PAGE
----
WASHINGTON (Reuters) - U.S. homebuilding jumped in February as unseasonably warm weather boosted the construction of single-family houses to near a 9-1/2-year high, suggesting the economy remained on solid ground despite an apparent slowdown in the first quarter.
The economy’s fundamentals were further strengthened by other data on Thursday showing a drop in the number of Americans filing for unemployment benefits last week amid a tightening labor market. Though factory activity in the mid-Atlantic region cooled this month, manufacturers reported growth in new orders and difficulties finding qualified workers.
The data came a day after the Federal Reserve raised interest rates for the third time since the 2008 financial crisis. Fed Chair Janet Yellen told reporters that the U.S. central bank was sending a message that “we have confidence in the robustness of the economy and its resilience to shocks.”
“The reports painted a mostly upbeat picture of the economy,” said Daniel Silver, an economist at JPMorgan in New York.
Housing starts increased 3.0 percent to a seasonally adjusted annualized rate of 1.29 million units last month, the Commerce Department said. Homebuilding was up 6.2 percent compared to February 2016, suggesting housing would contribute to growth this year.
Single-family homebuilding, which accounts for the largest share of the residential housing market, surged 6.5 percent to a 872,000-unit pace, the highest level since October 2007.
Single-family starts in the Midwest soared 20 percent to their highest level since October 2007. Groundbreaking activity jumped more than 16 percent in the West and Northeast, but fell 2.6 percent in the South.
“Single-family homebuilding usually goes dormant throughout much of these regions during the winter months, but has held up better this year due to, up until recently, much milder winter weather,” said Mark Vitner, a senior economist at Wells Fargo Securities in Charlotte, North Carolina.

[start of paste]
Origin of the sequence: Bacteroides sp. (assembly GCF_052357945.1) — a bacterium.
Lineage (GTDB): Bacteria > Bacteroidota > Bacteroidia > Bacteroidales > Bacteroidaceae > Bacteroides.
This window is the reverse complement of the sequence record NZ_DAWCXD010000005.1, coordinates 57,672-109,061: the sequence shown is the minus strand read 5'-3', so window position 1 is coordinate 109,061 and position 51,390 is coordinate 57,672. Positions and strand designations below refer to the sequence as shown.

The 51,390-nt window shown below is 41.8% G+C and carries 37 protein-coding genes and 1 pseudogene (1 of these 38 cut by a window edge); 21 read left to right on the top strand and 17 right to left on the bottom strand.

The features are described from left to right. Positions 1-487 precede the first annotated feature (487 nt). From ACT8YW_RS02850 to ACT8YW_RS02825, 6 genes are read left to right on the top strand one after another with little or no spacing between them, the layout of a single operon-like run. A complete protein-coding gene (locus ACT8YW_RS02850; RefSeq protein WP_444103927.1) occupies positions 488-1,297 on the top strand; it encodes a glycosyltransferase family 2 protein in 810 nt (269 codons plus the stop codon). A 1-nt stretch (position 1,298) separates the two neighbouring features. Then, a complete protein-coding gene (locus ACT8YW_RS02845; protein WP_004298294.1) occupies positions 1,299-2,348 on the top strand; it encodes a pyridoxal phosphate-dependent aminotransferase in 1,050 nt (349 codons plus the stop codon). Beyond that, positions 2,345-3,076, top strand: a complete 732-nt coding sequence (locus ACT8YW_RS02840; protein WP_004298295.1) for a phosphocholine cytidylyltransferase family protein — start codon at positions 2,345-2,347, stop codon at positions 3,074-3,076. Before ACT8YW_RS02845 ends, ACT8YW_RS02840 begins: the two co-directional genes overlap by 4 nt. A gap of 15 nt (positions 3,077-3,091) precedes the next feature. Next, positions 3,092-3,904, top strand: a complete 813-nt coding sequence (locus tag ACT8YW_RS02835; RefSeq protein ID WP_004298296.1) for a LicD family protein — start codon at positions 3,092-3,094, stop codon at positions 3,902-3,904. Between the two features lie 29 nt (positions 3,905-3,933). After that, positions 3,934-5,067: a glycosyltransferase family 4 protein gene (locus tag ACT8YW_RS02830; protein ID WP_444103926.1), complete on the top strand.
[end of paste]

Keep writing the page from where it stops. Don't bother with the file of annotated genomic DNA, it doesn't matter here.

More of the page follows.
Starts for the volatile multi-family housing segment fell 3.7 percent to a 416,000-unit pace. A robust labor market is supporting the housing market, helping it to buck weakness in other parts of the economy.
Further gains in single-family construction are likely as building permits increased 3.1 percent last month. A survey on Wednesday showed homebuilders’ confidence jumped in March to its highest level since June 2005.
The surge in confidence is, however, unlikely to translate into a homebuilding boom as builders continued to complain about rising material prices, higher mortgage rates, and shortages of lots and labor.
U.S. financial markets were little moved by the data as investors digested the Fed’s decision on Wednesday to raise its overnight benchmark interest rate by 25 basis points to a range of 0.75 percent to 1.00 percent. The U.S. central bank also forecast two more rate hikes this year.
The dollar .DXY dropped to a one-month low against a basket of currencies. Prices for U.S. Treasuries fell as did stocks on Wall Street.
In a separate report on Thursday, the Labor Department said initial claims for state unemployment benefits dropped 2,000 to a seasonally adjusted 241,000 for the week ended March 11.
It was the 106th straight week that claims remained below 300,000, a threshold associated with a healthy labor market. That is the longest stretch since 1970, when the labor market was much smaller.
The labor market is near full employment, with job growth averaging 209,000 per month over the past three months, and the unemployment rate is at 4.7 percent, close to the nine-year low of 4.6 percent hit last November.
A third report from the Philadelphia Fed showed its manufacturing activity index fell to a reading of 32.8 this month from 43.3 in February. However, the survey’s new orders gauge hit its highest level since December 1987.
A measure of prices paid by factories for inputs raced to its highest level since May 2011. Factories also reported increasing prices for their goods, supporting the view that inflation pressures were building.
More than 60 percent of the firms in the mid-Atlantic said they were experiencing labor shortages and 68 percent reported skills mismatch between job openings and available labor. These percentages were higher compared to the last time companies were asked the same questions in May 2014.
Labor market strength and improvement in manufacturing are in stark contrast with a recent softening in consumer, construction and business spending.
The Atlanta Fed is forecasting gross domestic product increasing at a 0.9 percent rate in the first quarter. The economy grew at a 1.9 percent rate in the fourth quarter.
Reporting by Lucia Mutikani; Editing by Paul Simao